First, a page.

It’s far too easy to be branded a child molester in Pennsylvania, lawsuit says

  • Zoë Read/WHY

The Pennsylvania Judicial Center, which houses the Commonwealth Court, is seen here on May 5, 2022.

Rachel McDevitt / StateImpact Pennsylvania

The Pennsylvania Judicial Center, which houses the Commonwealth Court, is seen here on May 5, 2022.

Thousands of parents and caregivers in Pennsylvania are being unfairly labeled child molesters before they can defend themselves, according to a lawsuit filed in Commonwealth Court by parents, caregivers and community organizations.

Those accused of child abuse can be put on the offender list before they have had a hearing, which is a violation of due process and the right to reputation under the Pennsylvania constitution, the lawsuit says .

The current system damages people’s reputations and impedes employment, particularly in child care and health care, according to the lawsuit. Women of color are disproportionately monitored and impacted, plaintiffs’ attorneys say.

“It doubles down on the racial bias that exists up front and simply excludes women of color from a whole range of employment opportunities in fields that, especially now, face severe labor shortages” , said Jamie Gullen, one of the lawyers. representing the plaintiffs. She is the Managing Lawyer of Community Legal Services’ Employment Unit and Youth Justice Project.

The lawsuit asks the court to require the state to notify those accused of child abuse and give them an opportunity to respond to the charges before their names are put on the registry. Several other states, including neighboring Delaware, offer these due process, attorneys say. They are also asking that their clients – a community organization and five individuals – be removed from the register until they receive due process.

A spokesperson for the state Department of Human Services said it could not comment on ongoing litigation.

Allegations against parents and caregivers often stem from situations such as missed doctor’s appointments, accidental injuries or medical conditions with unknown causes, lawyers say.

In 2021, the state received more than 788,000 requests to erase names from the registry. Of those who got a hearing, 90% were able to have their report quashed, said attorney Tad LeVan, one of the attorneys representing the plaintiffs.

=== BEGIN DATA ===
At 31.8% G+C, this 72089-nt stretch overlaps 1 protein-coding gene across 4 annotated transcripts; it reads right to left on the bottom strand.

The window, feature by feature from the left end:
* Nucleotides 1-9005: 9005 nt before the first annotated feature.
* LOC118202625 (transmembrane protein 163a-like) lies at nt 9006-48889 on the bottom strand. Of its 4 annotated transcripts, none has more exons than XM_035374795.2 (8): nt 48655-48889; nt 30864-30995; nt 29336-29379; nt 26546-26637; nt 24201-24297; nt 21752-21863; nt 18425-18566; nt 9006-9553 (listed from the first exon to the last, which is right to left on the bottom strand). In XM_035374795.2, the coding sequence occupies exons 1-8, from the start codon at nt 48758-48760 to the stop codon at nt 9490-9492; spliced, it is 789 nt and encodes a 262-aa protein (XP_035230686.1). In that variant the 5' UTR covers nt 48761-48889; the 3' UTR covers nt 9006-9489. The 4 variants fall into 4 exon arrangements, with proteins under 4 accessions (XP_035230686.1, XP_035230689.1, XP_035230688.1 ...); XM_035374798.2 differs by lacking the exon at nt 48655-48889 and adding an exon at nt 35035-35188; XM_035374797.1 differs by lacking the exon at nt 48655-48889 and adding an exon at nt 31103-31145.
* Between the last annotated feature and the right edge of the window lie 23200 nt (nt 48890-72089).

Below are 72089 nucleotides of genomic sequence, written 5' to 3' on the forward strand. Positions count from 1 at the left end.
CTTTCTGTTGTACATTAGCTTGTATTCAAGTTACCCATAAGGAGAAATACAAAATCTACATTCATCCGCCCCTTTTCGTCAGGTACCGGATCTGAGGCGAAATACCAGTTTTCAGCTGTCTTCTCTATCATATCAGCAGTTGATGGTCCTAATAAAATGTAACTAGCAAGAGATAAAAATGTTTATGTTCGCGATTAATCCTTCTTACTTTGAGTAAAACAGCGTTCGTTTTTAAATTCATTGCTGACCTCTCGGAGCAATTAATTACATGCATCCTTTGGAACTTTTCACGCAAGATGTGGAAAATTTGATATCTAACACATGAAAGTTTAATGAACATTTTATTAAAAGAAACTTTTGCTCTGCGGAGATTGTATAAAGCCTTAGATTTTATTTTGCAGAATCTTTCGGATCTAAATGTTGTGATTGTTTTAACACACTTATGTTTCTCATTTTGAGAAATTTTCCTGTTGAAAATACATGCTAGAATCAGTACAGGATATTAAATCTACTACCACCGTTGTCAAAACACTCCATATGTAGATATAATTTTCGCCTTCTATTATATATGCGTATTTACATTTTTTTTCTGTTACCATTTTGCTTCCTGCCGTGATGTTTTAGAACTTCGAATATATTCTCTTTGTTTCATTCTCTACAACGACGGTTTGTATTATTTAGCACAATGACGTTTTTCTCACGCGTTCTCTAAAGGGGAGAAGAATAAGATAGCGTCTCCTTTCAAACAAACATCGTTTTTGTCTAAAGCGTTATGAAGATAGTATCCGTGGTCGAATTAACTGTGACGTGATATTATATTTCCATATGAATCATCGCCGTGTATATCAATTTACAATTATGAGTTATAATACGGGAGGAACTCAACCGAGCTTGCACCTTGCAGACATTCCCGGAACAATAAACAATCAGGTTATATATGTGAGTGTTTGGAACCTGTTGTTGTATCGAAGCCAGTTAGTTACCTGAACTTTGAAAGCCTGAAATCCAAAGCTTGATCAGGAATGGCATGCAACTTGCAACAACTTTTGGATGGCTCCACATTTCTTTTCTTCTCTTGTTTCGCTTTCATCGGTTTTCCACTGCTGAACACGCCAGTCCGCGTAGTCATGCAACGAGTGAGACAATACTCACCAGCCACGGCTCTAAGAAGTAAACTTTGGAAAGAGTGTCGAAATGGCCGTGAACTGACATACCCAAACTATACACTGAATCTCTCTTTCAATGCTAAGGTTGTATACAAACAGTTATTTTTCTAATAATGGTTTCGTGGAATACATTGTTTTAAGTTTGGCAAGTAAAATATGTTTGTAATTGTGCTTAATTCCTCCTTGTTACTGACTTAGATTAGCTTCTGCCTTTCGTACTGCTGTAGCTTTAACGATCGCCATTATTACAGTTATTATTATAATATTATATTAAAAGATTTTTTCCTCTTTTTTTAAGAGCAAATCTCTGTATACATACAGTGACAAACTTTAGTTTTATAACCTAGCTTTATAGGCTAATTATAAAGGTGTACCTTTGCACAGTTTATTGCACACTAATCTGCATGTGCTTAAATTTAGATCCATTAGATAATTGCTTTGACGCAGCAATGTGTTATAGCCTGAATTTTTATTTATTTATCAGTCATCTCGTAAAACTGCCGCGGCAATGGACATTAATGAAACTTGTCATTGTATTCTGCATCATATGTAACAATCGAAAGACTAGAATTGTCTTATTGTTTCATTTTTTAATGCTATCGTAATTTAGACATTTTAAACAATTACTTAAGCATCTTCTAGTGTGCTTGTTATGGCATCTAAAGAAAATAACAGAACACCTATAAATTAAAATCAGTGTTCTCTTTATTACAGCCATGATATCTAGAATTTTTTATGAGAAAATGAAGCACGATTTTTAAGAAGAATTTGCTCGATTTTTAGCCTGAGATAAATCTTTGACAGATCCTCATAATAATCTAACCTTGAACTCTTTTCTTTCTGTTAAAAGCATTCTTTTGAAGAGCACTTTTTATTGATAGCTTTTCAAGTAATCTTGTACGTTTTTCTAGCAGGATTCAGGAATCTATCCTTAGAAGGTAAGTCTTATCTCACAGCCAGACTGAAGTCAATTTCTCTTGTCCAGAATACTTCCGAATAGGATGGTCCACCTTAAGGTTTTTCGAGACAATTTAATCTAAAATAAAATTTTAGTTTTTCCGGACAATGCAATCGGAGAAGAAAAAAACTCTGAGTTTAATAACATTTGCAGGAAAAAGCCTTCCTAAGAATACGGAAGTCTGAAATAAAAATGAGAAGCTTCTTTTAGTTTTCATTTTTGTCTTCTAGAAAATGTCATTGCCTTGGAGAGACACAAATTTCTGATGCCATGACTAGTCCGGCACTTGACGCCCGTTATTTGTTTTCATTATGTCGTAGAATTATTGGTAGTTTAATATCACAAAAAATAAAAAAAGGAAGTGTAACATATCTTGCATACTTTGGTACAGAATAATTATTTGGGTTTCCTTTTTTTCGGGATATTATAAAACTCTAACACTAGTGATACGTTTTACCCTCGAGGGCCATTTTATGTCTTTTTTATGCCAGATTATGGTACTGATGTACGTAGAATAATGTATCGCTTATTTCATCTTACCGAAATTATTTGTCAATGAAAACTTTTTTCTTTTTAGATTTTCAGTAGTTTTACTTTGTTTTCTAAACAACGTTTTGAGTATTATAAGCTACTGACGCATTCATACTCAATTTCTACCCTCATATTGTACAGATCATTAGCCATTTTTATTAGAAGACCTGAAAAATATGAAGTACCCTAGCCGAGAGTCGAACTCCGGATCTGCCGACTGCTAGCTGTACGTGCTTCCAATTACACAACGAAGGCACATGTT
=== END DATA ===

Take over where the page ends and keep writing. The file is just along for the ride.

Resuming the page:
“Our point is that if these hearings took place before someone’s name was on the list, rather than after, they wouldn’t have all the reputational and job damage that occurred in between- time,” he said.

Although those wrongfully accused of child abuse can appeal to have their names removed, the process can take up to two years. Many people on the list don’t even know their rights, the lawyers said. One of the petitioners has been on the registry for 15 years due to an accidental injury to her child. Until recently, she did not understand her rights to a hearing and is now struggling to find a job in the health sector.

“There are a number of specific types of industries that absolutely prohibit employers from hiring anyone whose name is on the registry,” LeVan said. “It’s sort of a double whammy for a lot of these people and ultimately hurts a lot of children because their parents can’t make a living and bring in the income to help them survive. .”

He adds that the lawsuit would not prevent the state from investigating abuse or protecting children.

“I certainly understand the need for children to be protected,” LeVan said. “We just think the state should do it in a constitutionally permitted way.”

2022.08.11 Petition for Rev… by WHYY News

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